Remaining a competent developer is a career long effort, if you stop programming, you’ll loose it ! As time goes, we are regularly
offered pushed into management positions, sometimes by cluelessness, other times by cheer necessity ! Be it temporary or long term, here are some techniques to remain a relevant developer.
How Joe became a manager
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Imagine you’re Joe, an expert developer in a small software company. Everything is going fine, he’s working on interesting subjects with 4 other, rather junior, team mates. Management is OK, at least good enough not to cause too many troubles.
Suddenly, the team manager leaves for a better position in another company. Unprepared for this, the small organization has difficulties to find a suitable replacement, and, you’ll guess it, Joe is asked to take on management responsibilities until someone gets hired. How is Joe going to continue to do a good job at both programming and management ?
His first reaction
Two weeks into the job, Joe takes a step back and summarizes :
- he feels depressed when he does not program for a long time
- he has the feeling he’s been jumping from A to B to C to Z to A, and so on for two weeks without actually getting a lot done
- he feels everyone is waiting for him to do things before they move
- his mailbox is starting to make him nervous
- it’s difficult to program anything if you are interrupted by meetings throughout the day
Joe figures out that he needs to reduce his management work if he wants to get back to programming. After setting up an efficient TODO list. He has already read some personnal effectiveness books, so he knows how one can reduce his amount of work :
- say no : he’ll have to keep this in mind all the time, especially when accepting meetings or when asked for some new work
- automate : some tasks can be automated, others can be partly automated by a good process. He’ll have to regularly stop and think to improve how he works
- delegate : he’d like to push more work to the team, but it will take some time. He decides to read things on self-organized team to know how to do
Joe’s measure of programming time
In order to get some continuous time for programming, Joe books ‘programming days’ in his calendar. This is also a way to say no to other meetings during this period. He starts with all Mondays, he hopes he’ll be able to book others days as he manages to do more programming. His ideal would be to book all week for programming (while still having the management job get done !)
This works well, and gives Joe a motivation boost since he has the opportunity to program again :–). There are still a few glitches though :
- Joe often doesn’t program ‘on his own’ on Mondays because he is spending is time with junior programmers who are really appreciating his help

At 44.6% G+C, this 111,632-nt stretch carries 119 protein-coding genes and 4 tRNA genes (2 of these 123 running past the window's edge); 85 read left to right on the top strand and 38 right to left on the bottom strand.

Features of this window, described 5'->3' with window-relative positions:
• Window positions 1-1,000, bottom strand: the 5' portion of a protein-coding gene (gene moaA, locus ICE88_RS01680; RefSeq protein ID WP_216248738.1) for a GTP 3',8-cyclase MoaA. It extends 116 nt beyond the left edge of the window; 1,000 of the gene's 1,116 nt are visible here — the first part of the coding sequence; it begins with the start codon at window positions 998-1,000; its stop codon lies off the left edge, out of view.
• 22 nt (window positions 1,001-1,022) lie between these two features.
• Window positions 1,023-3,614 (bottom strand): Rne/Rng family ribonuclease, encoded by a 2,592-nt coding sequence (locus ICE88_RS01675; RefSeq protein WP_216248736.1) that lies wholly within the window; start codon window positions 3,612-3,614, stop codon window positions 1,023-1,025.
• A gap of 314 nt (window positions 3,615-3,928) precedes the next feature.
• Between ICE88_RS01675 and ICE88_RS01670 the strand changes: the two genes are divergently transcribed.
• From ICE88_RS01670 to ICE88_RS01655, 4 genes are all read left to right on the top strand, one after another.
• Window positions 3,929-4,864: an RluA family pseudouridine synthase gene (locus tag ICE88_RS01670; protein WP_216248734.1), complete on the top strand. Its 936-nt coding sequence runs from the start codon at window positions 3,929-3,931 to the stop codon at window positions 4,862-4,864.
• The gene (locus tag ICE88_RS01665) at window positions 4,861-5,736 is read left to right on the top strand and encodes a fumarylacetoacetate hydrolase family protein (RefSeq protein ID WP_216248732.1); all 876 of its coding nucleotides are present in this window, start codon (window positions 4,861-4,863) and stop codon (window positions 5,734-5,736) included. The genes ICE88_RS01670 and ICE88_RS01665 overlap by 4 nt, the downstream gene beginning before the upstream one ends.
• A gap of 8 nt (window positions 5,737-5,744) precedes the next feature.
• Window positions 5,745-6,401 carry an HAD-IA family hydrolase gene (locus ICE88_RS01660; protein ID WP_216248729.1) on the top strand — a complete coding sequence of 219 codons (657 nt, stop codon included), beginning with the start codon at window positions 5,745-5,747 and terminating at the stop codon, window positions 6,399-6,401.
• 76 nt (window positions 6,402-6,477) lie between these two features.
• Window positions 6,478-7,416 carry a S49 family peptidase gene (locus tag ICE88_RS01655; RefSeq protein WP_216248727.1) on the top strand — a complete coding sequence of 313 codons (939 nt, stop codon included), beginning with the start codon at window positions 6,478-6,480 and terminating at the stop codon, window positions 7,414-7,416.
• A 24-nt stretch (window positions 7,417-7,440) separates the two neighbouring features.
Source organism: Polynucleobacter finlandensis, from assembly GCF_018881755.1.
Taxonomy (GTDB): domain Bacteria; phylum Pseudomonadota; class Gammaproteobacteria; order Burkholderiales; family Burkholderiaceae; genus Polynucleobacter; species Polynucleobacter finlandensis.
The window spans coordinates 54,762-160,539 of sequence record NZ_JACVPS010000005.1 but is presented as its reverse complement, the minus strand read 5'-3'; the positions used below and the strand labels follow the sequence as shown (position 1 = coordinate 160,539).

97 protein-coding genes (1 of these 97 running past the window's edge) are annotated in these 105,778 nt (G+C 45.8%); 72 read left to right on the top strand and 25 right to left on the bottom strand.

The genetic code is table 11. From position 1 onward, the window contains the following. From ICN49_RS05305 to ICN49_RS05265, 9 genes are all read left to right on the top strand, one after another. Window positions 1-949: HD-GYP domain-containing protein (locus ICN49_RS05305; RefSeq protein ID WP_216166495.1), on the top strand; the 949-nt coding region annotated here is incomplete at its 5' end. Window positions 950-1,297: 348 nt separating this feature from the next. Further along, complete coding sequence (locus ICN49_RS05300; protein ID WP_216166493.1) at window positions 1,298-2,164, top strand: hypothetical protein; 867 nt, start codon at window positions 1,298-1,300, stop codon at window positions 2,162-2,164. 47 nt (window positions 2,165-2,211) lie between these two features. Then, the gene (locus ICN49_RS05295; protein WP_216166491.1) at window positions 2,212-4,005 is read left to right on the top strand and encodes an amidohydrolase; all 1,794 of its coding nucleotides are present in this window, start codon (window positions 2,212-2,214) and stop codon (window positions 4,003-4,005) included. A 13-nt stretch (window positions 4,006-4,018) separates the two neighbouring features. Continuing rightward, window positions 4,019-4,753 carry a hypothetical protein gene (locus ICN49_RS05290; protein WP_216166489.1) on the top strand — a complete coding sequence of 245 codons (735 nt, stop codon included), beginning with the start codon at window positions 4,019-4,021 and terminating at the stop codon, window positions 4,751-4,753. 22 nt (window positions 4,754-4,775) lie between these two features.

- Joe once made the mistake of committing to a critical programming task that he did not manage to finish in 1 day and had to hand it over to another developer, losing more time
Joe is realizing that he is more of a programming coach than a direct developer now, and that he should not commit on critical tasks but rather help others to do so. Pair programming is becoming the norm for him.
While doing his full programming days, Joe realized that emails can wait. If people want an immediate answer, let them use the phone ! He now reads and answers his emails in the morning when he arrives at work, at noon just after lunch and on evenings, just before leaving. That’s good enough for a day !
Joe also had to interrupt his programming day once for an urgent meeting … he now reserves 1 hour at the end of his programming days to handle such urgent meetings without interrupting his programming time.
Self organized teams
Meanwhile, Joe read some books about self organized teams, such as Management 3.0 Workout by Jurgen Appelo.
Self organization is some kind of aggressive delegation. Joe sees management as described in these books as a way to increase purpose and motivation throughout the team, while getting him more time for programming.
This kind of management perfectly suits agile teams. His team is already using some agile practices, such as automated testing, some kind of continuous integration, and quite a few others, to varying degrees. Joe decides to embark his team on a road to self organization, and to start by applying all the standard Scrum and eXtreme Programming practices. In parallel, he introduces the rolling Scrum Master role, where sprint after sprint, a different team member is responsible for :
- organizing the recurring team meetings
- representing the team in outside meetings
- grooming the backlog before the demo and planning
This alone frees Joe 1 or 2 days of programming every week. He now helps his team mates to master all the technical agile practices they are not used to.
More self organization
A few months later, the team is doing well, Joe has some time for programming, but he still has some pure management job to do. From what he read from self organized teams, even these subjects can be delegated ! He decides to start workshops with the team :
- How can we handle vacations in a self organized way ?
- How can we handle the hiring in a self organized way ?
- How can we handle performance feedback and pay raises in a self organized way ?
The journey is long and rough : one team member left as they were going seriously into agile. Nevertheless the team is already more motivated than it ever was, and delivers more value than it ever did.
The end result for Joe
Joe is now programming nearly as much as his team mates ! Most of his programming time is coaching time though. He does not sit and hack his way into a feature as he used to do. He’s missing that a bit, he’s also missing learning new technologies.
Good luck Joe !